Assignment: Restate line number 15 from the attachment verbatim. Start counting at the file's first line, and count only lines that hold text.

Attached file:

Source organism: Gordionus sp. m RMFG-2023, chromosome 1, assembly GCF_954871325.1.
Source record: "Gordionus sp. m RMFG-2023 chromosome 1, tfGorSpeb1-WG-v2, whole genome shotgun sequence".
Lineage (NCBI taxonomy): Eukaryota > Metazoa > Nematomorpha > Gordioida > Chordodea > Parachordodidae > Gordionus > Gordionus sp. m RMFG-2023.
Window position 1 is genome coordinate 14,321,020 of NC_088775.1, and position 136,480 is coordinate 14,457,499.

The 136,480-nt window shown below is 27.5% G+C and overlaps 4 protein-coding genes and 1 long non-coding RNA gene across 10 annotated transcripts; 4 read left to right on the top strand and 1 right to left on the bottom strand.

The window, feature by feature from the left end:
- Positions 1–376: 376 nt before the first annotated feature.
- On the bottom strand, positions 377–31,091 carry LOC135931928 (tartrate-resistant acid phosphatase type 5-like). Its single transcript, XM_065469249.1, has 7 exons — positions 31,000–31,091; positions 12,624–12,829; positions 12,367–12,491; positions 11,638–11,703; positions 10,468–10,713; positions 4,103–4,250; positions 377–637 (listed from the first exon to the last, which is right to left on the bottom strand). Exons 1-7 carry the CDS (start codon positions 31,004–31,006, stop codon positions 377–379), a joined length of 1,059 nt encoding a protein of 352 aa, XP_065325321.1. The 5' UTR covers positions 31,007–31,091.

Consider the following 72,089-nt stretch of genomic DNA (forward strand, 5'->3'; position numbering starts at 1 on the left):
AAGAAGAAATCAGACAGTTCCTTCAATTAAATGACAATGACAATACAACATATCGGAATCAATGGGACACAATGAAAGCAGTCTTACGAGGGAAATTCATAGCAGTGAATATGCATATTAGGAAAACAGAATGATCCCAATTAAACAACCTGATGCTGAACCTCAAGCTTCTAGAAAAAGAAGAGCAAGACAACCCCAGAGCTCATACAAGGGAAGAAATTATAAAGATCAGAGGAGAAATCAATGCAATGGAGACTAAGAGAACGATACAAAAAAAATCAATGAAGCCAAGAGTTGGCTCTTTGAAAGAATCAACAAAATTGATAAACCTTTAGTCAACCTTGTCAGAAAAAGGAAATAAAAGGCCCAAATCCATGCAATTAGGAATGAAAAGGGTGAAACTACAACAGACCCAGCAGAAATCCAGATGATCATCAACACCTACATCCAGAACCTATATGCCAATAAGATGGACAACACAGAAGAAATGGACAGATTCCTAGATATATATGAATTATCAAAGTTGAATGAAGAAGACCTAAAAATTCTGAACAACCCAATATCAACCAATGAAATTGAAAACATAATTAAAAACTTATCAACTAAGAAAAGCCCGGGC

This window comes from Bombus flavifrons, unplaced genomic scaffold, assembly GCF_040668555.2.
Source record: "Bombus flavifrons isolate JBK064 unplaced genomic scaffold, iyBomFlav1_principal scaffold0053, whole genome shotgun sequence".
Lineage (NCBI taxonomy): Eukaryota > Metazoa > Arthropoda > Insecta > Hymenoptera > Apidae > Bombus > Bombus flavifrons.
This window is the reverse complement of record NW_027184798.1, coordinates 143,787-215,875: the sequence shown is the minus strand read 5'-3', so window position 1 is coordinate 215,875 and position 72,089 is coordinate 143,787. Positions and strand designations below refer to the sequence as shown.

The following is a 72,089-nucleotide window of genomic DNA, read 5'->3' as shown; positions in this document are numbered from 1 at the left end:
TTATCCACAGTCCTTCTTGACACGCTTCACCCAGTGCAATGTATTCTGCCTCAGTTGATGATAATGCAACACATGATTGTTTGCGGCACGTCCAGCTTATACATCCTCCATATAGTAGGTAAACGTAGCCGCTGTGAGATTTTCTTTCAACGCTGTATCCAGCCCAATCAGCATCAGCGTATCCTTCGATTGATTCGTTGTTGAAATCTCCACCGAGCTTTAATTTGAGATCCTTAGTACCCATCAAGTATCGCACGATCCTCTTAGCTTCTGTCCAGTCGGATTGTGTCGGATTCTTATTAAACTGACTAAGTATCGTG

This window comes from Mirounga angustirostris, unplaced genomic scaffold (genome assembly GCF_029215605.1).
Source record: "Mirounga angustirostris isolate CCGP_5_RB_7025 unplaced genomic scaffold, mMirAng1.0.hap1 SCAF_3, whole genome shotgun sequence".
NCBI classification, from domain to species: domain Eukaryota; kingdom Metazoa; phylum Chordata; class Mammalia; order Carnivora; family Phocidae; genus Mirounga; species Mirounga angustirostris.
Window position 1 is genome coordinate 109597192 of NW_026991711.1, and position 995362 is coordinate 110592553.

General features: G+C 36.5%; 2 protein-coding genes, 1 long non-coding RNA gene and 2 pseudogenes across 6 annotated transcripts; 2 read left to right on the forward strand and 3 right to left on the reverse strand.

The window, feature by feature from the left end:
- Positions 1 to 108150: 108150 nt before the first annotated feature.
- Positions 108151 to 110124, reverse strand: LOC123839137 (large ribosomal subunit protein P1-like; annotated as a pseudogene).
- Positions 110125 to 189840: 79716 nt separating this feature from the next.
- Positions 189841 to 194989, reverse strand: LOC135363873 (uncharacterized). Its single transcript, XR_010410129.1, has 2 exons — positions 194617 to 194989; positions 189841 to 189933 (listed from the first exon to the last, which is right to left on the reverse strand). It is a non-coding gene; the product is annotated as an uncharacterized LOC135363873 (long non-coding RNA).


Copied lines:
The following is a 72,089-nucleotide window of genomic DNA, read 5'->3' as shown; positions in this document are numbered from 1 at the left end: